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By Lilliana Miller, Class of 2020

Photography by Adrian VanStee, Class of 2021

Ever since I was three-years-old, I’ve danced in front of windows. Windows paired with no longer white curtains, stained with the challenge of raising two toddlers. Those big kind of windows outlined with heavy duty metal work that rattled when the wind blows. Over time the backgrounds behind the windows have changed, but the windows and backgrounds had nothing to do with it. Nothing to do with my love for movement and dancing.

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In the midst of my hectic home life and changing window street views, my dancing was the one thing I could count on in my life to stay consistent. I was homeschooled from first through eighth grade, so that I could have more time to dance. But I wanted to go to a real high school, so my parents and I started looking at options. I knew a lot of people who went to Timothy, so I decided to shadow.

It didn’t take me long to figure out that it was the right fit. On the first day of school, I remember getting off the bus and knowing almost no one except for a few people I had met on the freshmen retreat. Despite that, I was still bubbling over with excitement when entering the thick glass doors — doors to a new stage of my life.

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At first, I was worried about finding my place in the social world. I thought most people were either already a part of an established group of friends since preschool or found their group of friends through the TCHS jerseys they received playing sports. I was sure that would put me at a disadvantage. Of course, when people found out that I was a dancer their first response was, “You should join the poms team!”

My response was, “I should not!”

They held practice in the cafeteria after school and that was the one thing I couldn’t be flexible on. Despite my yearning for social interaction, I already had too much on my plate to dance in front of windows at school, too.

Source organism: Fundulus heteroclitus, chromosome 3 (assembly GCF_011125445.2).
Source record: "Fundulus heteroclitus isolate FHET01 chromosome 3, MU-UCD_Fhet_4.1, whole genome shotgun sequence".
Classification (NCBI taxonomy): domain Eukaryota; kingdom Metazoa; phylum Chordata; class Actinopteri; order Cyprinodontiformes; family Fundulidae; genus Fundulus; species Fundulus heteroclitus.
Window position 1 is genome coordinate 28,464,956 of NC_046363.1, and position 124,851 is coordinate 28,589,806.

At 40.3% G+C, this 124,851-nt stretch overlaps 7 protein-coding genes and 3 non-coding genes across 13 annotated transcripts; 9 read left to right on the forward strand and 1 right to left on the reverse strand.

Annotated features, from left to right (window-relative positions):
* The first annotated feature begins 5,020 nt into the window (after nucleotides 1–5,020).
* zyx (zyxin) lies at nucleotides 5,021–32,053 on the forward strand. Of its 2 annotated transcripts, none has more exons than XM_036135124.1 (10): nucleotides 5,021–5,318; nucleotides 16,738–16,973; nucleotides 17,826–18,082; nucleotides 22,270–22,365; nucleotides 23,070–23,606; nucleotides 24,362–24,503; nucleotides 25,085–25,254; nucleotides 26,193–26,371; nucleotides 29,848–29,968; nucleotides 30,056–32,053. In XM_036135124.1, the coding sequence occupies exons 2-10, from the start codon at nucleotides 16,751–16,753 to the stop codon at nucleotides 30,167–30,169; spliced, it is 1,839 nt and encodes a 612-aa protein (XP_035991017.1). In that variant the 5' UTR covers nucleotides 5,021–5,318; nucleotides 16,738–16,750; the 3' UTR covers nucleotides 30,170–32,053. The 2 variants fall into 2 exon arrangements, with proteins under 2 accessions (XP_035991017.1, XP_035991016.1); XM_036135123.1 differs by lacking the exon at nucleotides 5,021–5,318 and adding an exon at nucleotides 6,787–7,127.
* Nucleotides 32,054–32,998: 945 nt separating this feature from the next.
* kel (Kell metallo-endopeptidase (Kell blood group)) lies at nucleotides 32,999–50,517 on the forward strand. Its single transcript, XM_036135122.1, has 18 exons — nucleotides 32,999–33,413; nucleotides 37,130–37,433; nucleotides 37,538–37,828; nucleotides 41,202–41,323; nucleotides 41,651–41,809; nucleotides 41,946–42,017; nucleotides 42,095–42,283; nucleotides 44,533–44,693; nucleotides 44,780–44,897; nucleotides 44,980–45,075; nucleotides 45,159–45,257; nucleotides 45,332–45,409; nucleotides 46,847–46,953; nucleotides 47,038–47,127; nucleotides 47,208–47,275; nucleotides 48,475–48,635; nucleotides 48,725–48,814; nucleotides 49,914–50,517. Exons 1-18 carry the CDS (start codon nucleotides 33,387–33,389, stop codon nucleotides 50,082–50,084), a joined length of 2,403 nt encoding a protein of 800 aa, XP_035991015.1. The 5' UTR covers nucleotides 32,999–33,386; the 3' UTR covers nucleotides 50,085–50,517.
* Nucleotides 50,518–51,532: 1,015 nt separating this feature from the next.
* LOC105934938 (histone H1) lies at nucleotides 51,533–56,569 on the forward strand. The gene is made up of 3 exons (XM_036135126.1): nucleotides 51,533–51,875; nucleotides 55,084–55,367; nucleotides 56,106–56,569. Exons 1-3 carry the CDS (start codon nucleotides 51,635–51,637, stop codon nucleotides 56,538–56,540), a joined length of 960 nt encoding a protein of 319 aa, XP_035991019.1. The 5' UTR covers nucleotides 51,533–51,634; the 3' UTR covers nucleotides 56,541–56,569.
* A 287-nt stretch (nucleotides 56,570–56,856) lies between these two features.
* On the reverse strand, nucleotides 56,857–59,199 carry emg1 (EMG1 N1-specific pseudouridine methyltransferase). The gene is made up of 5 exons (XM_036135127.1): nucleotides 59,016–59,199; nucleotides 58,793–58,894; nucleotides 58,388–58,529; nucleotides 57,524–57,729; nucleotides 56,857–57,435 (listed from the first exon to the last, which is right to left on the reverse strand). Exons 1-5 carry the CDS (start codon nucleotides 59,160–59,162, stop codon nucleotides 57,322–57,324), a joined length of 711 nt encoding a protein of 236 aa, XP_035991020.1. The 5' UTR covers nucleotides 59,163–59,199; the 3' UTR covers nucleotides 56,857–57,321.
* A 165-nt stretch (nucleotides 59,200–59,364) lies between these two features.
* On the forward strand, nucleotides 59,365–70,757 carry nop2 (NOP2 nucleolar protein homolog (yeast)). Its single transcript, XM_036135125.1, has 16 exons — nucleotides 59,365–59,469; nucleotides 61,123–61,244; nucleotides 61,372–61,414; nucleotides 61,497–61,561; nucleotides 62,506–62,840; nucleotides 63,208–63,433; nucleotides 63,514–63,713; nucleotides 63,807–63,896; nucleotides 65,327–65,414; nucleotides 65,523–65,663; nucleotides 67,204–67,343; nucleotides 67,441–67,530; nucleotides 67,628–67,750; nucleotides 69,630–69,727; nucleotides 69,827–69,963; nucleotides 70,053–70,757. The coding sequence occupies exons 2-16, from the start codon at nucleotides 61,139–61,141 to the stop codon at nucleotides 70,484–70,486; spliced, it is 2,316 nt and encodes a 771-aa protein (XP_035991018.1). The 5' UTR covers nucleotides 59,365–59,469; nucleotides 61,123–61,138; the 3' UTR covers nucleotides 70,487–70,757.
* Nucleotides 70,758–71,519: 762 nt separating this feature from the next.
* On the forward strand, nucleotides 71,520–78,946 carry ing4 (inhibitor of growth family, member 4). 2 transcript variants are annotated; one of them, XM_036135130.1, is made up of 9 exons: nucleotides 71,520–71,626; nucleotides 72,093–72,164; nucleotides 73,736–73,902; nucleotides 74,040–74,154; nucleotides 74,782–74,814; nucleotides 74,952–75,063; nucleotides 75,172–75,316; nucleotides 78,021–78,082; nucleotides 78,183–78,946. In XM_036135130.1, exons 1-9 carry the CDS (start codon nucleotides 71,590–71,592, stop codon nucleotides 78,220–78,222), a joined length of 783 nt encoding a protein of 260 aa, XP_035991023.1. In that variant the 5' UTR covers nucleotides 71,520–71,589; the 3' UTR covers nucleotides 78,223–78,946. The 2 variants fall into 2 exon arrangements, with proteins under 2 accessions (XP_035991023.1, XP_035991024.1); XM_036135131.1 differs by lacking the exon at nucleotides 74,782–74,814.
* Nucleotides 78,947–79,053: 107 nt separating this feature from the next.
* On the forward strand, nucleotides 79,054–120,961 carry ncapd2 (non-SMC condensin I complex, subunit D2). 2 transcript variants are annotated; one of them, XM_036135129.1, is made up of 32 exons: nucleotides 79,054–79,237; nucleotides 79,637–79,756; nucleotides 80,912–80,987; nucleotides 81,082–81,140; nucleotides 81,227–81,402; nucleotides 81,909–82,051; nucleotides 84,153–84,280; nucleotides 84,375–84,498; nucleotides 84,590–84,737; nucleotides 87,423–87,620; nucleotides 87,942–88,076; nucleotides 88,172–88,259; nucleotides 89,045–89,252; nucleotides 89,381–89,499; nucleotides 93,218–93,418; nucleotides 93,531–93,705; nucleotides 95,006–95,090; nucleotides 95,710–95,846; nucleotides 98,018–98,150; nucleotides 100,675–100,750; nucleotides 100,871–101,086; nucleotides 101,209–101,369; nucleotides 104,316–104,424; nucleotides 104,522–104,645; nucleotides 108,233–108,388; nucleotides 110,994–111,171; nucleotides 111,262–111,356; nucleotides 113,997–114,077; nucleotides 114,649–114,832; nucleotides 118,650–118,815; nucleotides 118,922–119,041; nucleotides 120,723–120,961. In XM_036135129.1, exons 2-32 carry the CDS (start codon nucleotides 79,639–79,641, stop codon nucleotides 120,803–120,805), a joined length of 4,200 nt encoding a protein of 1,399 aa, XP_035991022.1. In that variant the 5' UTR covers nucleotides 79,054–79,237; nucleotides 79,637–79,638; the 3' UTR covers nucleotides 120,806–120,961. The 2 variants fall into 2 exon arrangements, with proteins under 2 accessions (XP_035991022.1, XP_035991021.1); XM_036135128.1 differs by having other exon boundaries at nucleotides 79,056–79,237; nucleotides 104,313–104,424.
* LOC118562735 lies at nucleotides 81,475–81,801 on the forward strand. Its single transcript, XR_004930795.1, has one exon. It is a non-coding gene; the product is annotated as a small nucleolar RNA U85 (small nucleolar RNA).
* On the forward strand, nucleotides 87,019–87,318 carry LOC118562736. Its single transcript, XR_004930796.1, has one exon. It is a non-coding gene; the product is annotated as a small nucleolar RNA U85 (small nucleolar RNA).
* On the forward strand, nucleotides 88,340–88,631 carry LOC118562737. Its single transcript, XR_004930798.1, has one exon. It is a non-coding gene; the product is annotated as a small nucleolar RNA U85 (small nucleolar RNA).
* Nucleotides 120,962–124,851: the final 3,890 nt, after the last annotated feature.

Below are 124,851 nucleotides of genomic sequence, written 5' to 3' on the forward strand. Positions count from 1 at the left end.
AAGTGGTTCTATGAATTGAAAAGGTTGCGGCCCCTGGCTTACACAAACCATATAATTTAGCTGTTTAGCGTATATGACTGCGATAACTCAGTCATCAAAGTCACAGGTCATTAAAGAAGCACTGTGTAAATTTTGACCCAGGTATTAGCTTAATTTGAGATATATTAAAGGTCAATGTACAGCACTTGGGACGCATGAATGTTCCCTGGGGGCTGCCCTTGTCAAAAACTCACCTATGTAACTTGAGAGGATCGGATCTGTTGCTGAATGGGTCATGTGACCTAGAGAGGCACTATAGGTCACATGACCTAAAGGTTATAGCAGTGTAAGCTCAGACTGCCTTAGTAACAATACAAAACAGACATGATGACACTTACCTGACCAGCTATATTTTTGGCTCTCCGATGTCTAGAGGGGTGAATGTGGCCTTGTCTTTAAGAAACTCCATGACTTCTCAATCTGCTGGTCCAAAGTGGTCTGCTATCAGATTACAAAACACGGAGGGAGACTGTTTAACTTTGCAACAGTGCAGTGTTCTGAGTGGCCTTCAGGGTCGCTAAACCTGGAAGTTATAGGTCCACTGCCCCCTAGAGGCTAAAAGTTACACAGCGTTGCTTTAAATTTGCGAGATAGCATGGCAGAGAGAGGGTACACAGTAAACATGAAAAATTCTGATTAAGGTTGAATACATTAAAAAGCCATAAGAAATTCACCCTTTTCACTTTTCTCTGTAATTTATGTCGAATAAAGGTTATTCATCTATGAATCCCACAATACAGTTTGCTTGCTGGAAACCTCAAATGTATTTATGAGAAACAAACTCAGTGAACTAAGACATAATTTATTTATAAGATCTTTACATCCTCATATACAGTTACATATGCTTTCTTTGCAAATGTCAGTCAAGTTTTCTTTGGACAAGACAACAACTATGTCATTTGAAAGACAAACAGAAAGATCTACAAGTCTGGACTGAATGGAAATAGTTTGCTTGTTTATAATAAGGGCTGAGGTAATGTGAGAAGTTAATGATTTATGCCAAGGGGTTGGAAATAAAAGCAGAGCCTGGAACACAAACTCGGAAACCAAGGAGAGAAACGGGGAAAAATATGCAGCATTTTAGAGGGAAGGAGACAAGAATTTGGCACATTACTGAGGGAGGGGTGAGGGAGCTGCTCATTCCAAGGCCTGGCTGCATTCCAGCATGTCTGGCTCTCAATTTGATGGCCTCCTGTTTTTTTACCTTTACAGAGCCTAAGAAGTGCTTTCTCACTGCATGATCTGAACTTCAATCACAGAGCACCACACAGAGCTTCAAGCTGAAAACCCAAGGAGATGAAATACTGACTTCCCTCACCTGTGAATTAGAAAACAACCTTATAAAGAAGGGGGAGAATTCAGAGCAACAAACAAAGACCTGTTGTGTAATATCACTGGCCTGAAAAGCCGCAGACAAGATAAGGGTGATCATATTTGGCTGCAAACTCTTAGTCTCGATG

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Because of this I thought it would be difficult to make friends, but people reached out. One person that reached out, would eventually become one of my best friends. I met her on the bus after the long first day of school. Even though she was two years older, she took me under her wing and even introduced me to her friends. Also, within the first few weeks of school, I was invited to another girl’s birthday party where I was able to meet more people.

Despite my busy schedule, which made me unavailable after school and on most weekends, I was able to make close friends.

Meanwhile, I was still dancing constantly, but as I had hoped, Timothy put me in an environment with supportive teachers who encouraged me and worked around my busy schedule.

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This also made it possible for me to still participate in student events, where I was able to connect with people and make more friends. I participated in Octoberfest in the fall and the Fine Arts Festival in the spring. I also was able to pursue other interests by writing for Trumpet, the school newspaper, and playing harp in the high school orchestra.

In addition to that, I was able to participate in and attend student life events such as dances, basketball games, theme nights, school plays, and more. Even if I wasn’t able to connect with people by participating in after school activities, Timothy events helped break the walls between the separate grades, making it possible for me to connect with people — one of the key steps I needed to take in order to get that regular high school experience I had hoped for.

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I used to think I could only have one or the other: Dancing in front of windows or having the mainstream high school experience that everybody hopes for. Now I know I can have both.

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